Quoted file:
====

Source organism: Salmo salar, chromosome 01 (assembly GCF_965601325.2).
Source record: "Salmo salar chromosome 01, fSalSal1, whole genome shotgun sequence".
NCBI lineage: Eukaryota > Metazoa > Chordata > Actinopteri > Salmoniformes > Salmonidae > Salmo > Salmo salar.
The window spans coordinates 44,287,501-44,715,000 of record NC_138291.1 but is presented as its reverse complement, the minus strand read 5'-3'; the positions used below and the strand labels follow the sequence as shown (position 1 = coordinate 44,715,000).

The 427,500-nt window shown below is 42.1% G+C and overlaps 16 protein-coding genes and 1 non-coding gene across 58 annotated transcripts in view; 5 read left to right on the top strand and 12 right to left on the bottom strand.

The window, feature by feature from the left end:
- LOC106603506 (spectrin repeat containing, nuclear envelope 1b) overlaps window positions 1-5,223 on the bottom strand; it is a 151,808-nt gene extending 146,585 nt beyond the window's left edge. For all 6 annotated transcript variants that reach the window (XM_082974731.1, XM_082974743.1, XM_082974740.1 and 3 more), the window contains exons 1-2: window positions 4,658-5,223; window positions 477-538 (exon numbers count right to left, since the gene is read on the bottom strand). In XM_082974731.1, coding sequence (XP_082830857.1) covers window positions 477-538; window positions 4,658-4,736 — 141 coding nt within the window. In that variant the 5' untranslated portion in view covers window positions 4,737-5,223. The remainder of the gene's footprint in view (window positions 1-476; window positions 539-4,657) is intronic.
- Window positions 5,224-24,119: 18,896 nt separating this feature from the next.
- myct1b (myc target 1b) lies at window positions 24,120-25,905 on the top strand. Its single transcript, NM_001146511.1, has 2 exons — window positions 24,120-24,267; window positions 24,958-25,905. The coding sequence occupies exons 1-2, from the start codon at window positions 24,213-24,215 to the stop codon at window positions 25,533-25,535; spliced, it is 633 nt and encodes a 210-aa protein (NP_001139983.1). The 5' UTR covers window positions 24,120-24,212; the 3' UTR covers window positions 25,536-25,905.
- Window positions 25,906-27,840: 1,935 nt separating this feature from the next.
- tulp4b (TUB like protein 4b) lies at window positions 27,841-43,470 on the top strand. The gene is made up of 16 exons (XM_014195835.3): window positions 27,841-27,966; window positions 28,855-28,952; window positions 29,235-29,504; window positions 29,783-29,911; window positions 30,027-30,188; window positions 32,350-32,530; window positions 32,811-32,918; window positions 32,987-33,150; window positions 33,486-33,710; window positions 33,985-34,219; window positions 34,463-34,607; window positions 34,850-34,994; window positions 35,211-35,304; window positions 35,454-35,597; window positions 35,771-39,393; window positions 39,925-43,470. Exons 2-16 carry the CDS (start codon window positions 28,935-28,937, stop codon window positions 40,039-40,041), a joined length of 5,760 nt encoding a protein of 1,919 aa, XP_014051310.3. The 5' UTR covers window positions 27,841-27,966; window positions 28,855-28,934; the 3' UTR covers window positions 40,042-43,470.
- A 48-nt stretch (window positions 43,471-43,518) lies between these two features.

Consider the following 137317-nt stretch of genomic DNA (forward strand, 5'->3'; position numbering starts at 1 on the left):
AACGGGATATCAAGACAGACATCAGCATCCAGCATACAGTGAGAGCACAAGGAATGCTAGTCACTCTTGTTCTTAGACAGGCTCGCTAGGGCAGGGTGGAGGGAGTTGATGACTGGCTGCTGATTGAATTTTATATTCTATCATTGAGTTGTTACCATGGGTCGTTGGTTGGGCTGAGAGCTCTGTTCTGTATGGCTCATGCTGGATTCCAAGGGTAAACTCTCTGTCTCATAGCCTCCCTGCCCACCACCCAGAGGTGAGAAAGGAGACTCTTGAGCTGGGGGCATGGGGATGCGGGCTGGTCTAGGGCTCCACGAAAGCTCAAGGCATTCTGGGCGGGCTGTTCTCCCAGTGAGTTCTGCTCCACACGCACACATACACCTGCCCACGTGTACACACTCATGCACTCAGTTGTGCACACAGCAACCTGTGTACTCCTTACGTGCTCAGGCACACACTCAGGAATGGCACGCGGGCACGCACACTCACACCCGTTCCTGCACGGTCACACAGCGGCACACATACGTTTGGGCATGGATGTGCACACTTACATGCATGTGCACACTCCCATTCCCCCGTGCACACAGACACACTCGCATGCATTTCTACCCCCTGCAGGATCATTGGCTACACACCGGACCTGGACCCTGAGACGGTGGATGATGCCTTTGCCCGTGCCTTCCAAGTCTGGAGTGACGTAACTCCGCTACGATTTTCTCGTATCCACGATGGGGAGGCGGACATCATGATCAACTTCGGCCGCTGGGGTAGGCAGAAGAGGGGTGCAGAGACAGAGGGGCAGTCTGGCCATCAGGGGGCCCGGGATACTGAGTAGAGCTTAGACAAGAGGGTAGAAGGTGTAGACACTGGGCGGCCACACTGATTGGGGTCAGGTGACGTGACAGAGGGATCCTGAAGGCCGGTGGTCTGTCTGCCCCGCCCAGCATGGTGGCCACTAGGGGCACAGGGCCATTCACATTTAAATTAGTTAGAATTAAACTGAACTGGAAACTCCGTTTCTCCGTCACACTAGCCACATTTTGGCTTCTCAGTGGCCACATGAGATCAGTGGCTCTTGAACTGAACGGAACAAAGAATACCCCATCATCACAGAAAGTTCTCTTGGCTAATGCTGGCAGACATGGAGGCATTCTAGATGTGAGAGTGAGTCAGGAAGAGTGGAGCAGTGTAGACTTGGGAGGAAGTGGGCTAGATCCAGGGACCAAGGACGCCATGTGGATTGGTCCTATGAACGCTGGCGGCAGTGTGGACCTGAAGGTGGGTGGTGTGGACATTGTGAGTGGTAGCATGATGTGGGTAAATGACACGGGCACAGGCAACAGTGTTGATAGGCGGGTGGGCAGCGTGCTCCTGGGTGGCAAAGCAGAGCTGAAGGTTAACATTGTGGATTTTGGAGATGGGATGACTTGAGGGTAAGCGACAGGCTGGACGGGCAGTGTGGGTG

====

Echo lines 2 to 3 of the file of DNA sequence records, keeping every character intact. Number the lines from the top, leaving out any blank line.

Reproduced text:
Source record: "Salmo salar chromosome 01, fSalSal1, whole genome shotgun sequence".
NCBI lineage: Eukaryota > Metazoa > Chordata > Actinopteri > Salmoniformes > Salmonidae > Salmo > Salmo salar.